Where is Shakespeare when we really need him? The gym equivalent of ‘to be or not to be’, grunting has become a nuclear lightening rod with the power to polarize membership and leave management scratching their heads about how to respond.

On the one hand, gyms are spaces that require users to exert personal and social responsibility. Like the lawlessness of yelling fire in a theater, the greater good’s wellbeing is a priority. Grunting can be disconcerting, especially when followed by weight dropping. Net/net, it can be annoying AND startle the heck out of you!

On the other hand, assuming accountability for personal hygiene, safety and social appropriateness, does the behavior of your fellow gym member really matter? And considering that 75% of US adults don’t get ANY exercise, much less the recommended minimum for health protection. Perhaps there are bigger fish to fry.

Personally, I’m Switzerland without a strong opinion either side, but from the perspective of motivation there is more to it than the power struggle, drama-factor intrigue. If it seems to be attention-seeking behavior, ignoring it—just like with your 2-year old—tends to extinguish its fuel source. This type of behavior needs some reaction from others to sustain. Don’t feed it and it eventually goes away.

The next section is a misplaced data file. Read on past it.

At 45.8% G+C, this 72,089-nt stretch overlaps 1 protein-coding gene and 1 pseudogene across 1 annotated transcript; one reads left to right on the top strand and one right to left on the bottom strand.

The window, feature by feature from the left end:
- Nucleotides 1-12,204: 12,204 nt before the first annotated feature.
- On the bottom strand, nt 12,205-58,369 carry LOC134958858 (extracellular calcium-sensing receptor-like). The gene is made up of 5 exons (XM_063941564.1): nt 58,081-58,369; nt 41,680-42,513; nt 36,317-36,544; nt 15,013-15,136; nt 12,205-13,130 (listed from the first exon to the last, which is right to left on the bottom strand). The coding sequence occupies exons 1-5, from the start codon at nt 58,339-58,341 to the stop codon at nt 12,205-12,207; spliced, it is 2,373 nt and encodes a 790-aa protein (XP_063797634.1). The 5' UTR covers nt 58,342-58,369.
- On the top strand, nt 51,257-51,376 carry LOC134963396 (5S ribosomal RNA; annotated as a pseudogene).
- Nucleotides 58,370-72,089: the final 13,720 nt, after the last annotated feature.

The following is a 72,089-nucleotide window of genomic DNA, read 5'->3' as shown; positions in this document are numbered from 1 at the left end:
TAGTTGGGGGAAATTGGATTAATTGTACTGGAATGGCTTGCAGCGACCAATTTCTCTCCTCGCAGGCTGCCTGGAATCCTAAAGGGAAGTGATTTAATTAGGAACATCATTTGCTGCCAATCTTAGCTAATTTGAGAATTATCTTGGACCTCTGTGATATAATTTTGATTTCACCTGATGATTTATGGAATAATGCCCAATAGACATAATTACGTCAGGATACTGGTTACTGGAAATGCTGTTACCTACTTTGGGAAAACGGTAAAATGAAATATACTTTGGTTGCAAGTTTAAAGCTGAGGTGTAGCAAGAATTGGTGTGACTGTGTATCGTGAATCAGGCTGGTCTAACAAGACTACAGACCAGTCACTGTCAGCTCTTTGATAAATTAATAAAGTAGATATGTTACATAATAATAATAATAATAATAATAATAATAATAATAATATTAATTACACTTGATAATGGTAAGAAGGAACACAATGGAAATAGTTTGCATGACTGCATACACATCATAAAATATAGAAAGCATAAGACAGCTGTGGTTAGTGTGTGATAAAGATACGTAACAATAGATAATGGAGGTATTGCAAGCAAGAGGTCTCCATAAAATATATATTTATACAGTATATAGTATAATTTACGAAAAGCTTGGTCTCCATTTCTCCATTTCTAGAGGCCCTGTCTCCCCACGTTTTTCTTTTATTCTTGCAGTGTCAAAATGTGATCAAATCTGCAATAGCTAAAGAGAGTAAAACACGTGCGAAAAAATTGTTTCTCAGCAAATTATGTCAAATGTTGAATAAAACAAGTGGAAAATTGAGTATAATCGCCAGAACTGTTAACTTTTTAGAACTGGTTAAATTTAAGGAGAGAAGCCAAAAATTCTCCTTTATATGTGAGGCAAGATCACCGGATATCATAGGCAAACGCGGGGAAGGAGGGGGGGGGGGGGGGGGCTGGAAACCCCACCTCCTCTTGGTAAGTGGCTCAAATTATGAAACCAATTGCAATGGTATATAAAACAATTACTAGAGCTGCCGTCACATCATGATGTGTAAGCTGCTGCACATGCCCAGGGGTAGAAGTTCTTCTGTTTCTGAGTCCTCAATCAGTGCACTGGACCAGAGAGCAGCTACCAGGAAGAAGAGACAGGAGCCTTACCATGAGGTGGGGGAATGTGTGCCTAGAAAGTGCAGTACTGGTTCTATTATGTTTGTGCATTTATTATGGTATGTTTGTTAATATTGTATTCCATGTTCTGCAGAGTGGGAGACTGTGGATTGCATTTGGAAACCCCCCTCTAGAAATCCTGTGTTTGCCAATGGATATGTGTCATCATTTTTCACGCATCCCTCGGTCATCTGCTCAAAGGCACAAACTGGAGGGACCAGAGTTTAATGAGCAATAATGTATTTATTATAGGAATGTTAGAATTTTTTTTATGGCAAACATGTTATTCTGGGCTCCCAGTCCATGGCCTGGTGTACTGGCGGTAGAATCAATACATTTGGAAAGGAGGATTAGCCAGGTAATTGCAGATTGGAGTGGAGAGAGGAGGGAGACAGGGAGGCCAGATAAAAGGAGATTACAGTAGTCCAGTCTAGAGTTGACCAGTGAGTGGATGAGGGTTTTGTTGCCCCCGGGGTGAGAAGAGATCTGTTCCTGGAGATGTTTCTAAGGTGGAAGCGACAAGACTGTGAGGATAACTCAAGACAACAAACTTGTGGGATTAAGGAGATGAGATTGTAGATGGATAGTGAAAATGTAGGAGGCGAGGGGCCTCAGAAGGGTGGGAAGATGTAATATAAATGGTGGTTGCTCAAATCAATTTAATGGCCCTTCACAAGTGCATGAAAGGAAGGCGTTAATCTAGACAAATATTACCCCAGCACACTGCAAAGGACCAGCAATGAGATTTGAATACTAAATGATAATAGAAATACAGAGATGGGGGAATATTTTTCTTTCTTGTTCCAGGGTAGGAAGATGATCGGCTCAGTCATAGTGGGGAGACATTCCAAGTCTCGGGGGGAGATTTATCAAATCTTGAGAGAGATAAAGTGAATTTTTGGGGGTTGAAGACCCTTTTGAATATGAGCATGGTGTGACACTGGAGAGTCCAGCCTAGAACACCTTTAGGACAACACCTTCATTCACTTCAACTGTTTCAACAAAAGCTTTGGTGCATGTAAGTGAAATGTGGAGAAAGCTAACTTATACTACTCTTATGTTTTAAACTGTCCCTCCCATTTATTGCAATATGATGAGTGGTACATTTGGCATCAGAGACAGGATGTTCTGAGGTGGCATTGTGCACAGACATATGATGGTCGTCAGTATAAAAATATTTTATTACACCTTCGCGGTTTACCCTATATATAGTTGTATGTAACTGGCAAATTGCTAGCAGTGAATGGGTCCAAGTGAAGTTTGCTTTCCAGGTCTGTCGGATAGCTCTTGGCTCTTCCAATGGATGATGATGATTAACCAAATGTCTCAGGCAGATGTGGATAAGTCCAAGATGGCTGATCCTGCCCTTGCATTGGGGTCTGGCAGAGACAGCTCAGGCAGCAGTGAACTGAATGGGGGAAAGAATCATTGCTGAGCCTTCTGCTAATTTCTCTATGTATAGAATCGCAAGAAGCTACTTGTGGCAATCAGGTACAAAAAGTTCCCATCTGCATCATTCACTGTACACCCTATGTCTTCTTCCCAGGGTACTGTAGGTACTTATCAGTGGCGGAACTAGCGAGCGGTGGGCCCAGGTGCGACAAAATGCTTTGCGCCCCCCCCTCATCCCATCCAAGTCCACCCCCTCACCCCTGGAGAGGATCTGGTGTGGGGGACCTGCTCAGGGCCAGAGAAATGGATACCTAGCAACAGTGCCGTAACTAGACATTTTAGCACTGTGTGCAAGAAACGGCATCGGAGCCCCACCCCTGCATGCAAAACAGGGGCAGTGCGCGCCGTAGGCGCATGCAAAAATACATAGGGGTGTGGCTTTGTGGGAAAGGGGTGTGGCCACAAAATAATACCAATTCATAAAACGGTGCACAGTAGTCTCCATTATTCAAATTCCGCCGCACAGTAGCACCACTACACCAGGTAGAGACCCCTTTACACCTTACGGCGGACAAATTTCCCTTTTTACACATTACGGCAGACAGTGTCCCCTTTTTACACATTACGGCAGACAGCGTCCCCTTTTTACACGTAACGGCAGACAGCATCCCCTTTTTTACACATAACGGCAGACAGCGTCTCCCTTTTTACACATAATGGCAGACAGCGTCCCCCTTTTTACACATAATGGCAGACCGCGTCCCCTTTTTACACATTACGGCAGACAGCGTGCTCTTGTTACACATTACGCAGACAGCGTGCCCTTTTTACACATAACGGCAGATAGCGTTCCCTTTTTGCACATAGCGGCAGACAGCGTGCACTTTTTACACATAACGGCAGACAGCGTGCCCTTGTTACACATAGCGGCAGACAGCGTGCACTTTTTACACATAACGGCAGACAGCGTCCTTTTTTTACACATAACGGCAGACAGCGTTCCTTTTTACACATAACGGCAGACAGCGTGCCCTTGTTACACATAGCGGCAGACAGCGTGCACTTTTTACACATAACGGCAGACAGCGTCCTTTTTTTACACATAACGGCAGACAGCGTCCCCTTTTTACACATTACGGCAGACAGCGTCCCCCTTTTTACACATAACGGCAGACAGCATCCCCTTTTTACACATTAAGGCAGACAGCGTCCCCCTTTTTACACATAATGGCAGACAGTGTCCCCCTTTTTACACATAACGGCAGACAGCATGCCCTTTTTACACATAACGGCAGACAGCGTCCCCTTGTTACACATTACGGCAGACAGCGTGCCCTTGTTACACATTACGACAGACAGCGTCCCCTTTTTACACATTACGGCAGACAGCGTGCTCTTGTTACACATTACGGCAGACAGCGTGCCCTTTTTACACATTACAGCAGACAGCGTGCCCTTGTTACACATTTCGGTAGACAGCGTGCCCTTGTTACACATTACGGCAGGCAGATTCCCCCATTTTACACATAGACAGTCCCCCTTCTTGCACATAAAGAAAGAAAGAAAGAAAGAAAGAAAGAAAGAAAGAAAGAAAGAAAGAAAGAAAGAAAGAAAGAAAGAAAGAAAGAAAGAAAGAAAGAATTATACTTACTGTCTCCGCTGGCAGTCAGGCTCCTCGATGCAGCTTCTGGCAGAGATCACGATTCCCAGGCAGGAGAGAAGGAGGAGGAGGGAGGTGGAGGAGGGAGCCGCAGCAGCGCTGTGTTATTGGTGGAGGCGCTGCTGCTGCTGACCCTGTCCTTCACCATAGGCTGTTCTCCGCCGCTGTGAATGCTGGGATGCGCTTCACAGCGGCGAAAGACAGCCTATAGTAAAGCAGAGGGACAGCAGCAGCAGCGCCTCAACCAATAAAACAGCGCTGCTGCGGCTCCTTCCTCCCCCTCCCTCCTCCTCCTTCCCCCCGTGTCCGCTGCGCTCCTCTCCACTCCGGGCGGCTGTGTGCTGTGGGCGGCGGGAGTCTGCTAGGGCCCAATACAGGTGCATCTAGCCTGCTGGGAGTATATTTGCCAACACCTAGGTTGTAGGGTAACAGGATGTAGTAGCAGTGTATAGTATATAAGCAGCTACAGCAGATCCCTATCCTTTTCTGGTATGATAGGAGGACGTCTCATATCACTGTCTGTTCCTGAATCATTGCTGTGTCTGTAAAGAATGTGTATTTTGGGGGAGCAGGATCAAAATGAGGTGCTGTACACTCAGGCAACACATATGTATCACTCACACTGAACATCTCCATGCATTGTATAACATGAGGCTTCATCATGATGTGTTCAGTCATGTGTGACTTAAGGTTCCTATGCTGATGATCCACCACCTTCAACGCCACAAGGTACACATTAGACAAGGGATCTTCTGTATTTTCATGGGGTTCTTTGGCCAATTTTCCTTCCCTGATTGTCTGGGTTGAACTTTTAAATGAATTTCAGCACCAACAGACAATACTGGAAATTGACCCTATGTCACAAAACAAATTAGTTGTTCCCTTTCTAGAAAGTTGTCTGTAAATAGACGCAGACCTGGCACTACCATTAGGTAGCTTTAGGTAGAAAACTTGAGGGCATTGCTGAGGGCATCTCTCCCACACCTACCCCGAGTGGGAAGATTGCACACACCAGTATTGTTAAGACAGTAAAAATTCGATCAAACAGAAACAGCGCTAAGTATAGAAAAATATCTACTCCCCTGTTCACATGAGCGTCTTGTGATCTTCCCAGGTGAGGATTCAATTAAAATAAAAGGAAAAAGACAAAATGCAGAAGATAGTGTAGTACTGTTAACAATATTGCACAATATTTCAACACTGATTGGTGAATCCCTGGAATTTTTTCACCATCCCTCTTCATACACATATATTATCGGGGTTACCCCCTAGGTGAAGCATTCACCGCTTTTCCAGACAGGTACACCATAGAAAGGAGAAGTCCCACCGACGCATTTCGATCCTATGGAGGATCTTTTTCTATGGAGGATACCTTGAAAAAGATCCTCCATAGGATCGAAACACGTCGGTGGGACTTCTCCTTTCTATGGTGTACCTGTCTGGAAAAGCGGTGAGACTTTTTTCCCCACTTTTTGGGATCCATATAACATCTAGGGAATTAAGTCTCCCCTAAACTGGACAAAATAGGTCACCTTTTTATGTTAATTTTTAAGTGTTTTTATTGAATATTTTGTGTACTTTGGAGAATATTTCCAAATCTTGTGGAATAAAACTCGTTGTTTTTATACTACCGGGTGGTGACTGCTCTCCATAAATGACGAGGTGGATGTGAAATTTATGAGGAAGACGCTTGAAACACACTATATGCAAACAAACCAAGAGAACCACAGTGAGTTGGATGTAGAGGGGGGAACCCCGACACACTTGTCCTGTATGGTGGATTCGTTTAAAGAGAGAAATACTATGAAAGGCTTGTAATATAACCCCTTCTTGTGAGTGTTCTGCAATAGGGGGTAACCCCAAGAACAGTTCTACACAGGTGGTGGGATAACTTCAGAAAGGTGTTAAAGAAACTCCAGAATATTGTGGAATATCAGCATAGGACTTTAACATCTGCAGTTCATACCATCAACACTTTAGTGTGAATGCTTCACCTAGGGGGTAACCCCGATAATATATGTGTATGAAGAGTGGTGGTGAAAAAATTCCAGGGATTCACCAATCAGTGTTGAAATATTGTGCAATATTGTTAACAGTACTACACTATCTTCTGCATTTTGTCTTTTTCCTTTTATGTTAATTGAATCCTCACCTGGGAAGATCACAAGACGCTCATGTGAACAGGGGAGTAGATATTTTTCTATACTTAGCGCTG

But extinguishing the emotion that exercise invokes is a motivational risk. If grunting is an organic response to full-on exertion then grunt away. NOT grunting is an affront to the natural emotion of exercise that shouldn’t be feared, nor avoided. Nor should genuine grunters be
scolded, or worse, regarded as perpetrators.

For the sake of fostering resilient motivation, embracing the emotion of exercise stokes adrenaline that can make the difference between hitting the gym and hitting the couch. Looked at from this perspective we ought to carefully nurture whatever can help us stick to and grow our routines.

Attention-seekers will look around to see the crowd they have attracted. Exerters will move on to their next set, completely wrapped up into their own repetition-focused world. To that, ‘to grunt or not to grunt’ seems much ado about nothing. Wait, where have I heard that before…